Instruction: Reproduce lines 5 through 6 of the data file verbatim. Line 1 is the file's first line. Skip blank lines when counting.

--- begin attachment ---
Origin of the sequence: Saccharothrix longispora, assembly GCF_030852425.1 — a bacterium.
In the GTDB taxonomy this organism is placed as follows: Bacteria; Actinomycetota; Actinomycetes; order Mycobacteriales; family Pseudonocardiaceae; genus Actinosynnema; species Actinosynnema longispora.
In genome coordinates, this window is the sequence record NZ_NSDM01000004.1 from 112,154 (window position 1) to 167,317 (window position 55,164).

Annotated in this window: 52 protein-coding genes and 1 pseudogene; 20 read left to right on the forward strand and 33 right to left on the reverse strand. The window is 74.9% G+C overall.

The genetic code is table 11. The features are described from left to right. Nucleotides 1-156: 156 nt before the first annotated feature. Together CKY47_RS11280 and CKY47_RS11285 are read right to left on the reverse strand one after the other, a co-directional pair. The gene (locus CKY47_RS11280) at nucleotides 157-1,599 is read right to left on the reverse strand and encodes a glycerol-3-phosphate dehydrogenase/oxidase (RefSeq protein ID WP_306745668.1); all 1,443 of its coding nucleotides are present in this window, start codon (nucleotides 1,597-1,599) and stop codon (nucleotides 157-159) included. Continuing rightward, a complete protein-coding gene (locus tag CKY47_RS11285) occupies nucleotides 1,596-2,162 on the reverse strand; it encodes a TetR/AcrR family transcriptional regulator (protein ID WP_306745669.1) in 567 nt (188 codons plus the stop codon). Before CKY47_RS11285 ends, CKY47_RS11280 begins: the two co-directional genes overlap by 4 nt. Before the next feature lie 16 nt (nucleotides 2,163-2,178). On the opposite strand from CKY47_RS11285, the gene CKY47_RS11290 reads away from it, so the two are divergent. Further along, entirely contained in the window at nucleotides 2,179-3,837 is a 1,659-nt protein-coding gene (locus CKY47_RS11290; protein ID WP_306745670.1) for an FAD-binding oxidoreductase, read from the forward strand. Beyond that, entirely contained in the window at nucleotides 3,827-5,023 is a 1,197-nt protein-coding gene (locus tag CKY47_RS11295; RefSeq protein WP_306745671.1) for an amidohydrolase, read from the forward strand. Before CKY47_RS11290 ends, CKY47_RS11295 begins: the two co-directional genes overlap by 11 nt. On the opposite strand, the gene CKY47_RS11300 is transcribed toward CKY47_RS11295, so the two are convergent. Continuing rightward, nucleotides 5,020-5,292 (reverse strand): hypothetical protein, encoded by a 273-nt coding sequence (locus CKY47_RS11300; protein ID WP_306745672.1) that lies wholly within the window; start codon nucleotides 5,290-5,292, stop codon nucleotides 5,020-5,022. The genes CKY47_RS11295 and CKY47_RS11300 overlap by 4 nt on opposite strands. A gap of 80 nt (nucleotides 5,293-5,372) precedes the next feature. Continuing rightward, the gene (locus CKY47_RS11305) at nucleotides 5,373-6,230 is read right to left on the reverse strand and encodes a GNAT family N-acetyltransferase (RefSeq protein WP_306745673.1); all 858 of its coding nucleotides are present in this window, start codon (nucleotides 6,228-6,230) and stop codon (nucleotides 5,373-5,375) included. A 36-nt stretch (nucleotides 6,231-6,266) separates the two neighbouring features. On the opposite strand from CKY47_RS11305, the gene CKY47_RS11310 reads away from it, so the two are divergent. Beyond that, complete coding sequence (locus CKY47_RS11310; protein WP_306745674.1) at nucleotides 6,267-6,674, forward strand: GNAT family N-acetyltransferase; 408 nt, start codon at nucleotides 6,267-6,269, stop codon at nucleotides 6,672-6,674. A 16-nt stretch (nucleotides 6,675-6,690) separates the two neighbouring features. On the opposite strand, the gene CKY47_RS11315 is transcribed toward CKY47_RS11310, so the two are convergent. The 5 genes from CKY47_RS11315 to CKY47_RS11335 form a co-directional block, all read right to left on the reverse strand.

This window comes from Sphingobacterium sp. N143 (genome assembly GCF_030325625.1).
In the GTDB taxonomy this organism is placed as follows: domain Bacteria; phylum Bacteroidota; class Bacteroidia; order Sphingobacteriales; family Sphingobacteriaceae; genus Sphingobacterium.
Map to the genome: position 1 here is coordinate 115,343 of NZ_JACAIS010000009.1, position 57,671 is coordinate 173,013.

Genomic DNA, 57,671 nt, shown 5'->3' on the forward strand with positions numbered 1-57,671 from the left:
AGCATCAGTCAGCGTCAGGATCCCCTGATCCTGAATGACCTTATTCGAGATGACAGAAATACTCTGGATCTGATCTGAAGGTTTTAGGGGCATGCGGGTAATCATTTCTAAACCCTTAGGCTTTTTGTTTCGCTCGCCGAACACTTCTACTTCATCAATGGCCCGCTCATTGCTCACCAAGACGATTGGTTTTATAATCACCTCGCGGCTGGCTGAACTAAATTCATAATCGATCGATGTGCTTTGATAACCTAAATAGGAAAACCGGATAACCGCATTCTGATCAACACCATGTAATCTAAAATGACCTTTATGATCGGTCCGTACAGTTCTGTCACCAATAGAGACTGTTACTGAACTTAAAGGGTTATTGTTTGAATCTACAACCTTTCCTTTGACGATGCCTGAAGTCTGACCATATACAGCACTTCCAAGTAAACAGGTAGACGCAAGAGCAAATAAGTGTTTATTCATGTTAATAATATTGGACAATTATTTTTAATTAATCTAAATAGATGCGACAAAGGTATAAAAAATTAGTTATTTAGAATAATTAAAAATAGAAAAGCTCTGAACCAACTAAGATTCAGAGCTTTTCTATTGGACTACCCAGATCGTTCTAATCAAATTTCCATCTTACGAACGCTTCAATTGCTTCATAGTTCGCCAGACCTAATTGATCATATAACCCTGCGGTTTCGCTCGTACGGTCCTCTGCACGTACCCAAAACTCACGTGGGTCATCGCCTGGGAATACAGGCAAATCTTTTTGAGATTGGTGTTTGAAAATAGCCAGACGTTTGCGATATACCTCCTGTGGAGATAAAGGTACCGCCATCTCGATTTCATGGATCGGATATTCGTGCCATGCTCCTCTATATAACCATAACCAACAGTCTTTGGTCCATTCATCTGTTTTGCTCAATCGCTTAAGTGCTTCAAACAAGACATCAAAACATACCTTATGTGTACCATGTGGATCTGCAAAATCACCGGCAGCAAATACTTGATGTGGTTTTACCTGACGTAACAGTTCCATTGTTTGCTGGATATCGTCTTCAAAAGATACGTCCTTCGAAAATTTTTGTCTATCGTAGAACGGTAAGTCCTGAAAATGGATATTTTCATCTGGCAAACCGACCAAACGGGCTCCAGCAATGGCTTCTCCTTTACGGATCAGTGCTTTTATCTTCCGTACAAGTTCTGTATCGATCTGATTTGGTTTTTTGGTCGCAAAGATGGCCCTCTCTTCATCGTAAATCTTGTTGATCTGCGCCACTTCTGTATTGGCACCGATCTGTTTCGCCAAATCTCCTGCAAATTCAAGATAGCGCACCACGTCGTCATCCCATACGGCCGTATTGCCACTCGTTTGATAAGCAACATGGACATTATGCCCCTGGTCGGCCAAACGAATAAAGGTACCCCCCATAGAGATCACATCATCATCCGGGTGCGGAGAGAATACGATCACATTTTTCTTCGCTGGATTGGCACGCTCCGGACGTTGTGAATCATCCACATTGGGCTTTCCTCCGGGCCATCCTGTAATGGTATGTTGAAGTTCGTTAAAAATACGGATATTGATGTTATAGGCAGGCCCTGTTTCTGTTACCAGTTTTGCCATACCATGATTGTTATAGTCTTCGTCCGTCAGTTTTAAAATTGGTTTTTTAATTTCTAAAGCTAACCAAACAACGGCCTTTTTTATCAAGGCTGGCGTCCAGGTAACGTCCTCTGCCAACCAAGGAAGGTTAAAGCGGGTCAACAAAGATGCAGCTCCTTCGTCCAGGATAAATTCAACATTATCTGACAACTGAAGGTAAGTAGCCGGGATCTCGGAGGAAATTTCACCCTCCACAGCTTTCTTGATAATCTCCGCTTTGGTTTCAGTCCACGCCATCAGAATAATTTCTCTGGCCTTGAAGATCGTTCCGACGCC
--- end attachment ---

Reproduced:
The genetic code is table 11. The features are described from left to right. Nucleotides 1-156: 156 nt before the first annotated feature. Together CKY47_RS11280 and CKY47_RS11285 are read right to left on the reverse strand one after the other, a co-directional pair. The gene (locus CKY47_RS11280) at nucleotides 157-1,599 is read right to left on the reverse strand and encodes a glycerol-3-phosphate dehydrogenase/oxidase (RefSeq protein ID WP_306745668.1); all 1,443 of its coding nucleotides are present in this window, start codon (nucleotides 1,597-1,599) and stop codon (nucleotides 157-159) included. Continuing rightward, a complete protein-coding gene (locus tag CKY47_RS11285) occupies nucleotides 1,596-2,162 on the reverse strand; it encodes a TetR/AcrR family transcriptional regulator (protein ID WP_306745669.1) in 567 nt (188 codons plus the stop codon). Before CKY47_RS11285 ends, CKY47_RS11280 begins: the two co-directional genes overlap by 4 nt. Before the next feature lie 16 nt (nucleotides 2,163-2,178). On the opposite strand from CKY47_RS11285, the gene CKY47_RS11290 reads away from it, so the two are divergent. Further along, entirely contained in the window at nucleotides 2,179-3,837 is a 1,659-nt protein-coding gene (locus CKY47_RS11290; protein ID WP_306745670.1) for an FAD-binding oxidoreductase, read from the forward strand. Beyond that, entirely contained in the window at nucleotides 3,827-5,023 is a 1,197-nt protein-coding gene (locus tag CKY47_RS11295; RefSeq protein WP_306745671.1) for an amidohydrolase, read from the forward strand. Before CKY47_RS11290 ends, CKY47_RS11295 begins: the two co-directional genes overlap by 11 nt. On the opposite strand, the gene CKY47_RS11300 is transcribed toward CKY47_RS11295, so the two are convergent. Continuing rightward, nucleotides 5,020-5,292 (reverse strand): hypothetical protein, encoded by a 273-nt coding sequence (locus CKY47_RS11300; protein ID WP_306745672.1) that lies wholly within the window; start codon nucleotides 5,290-5,292, stop codon nucleotides 5,020-5,022. The genes CKY47_RS11295 and CKY47_RS11300 overlap by 4 nt on opposite strands. A gap of 80 nt (nucleotides 5,293-5,372) precedes the next feature. Continuing rightward, the gene (locus CKY47_RS11305) at nucleotides 5,373-6,230 is read right to left on the reverse strand and encodes a GNAT family N-acetyltransferase (RefSeq protein WP_306745673.1); all 858 of its coding nucleotides are present in this window, start codon (nucleotides 6,228-6,230) and stop codon (nucleotides 5,373-5,375) included. A 36-nt stretch (nucleotides 6,231-6,266) separates the two neighbouring features. On the opposite strand from CKY47_RS11305, the gene CKY47_RS11310 reads away from it, so the two are divergent. Beyond that, complete coding sequence (locus CKY47_RS11310; protein WP_306745674.1) at nucleotides 6,267-6,674, forward strand: GNAT family N-acetyltransferase; 408 nt, start codon at nucleotides 6,267-6,269, stop codon at nucleotides 6,672-6,674. A 16-nt stretch (nucleotides 6,675-6,690) separates the two neighbouring features. On the opposite strand, the gene CKY47_RS11315 is transcribed toward CKY47_RS11310, so the two are convergent. The 5 genes from CKY47_RS11315 to CKY47_RS11335 form a co-directional block, all read right to left on the reverse strand.

This window comes from Sphingobacterium sp. N143 (genome assembly GCF_030325625.1).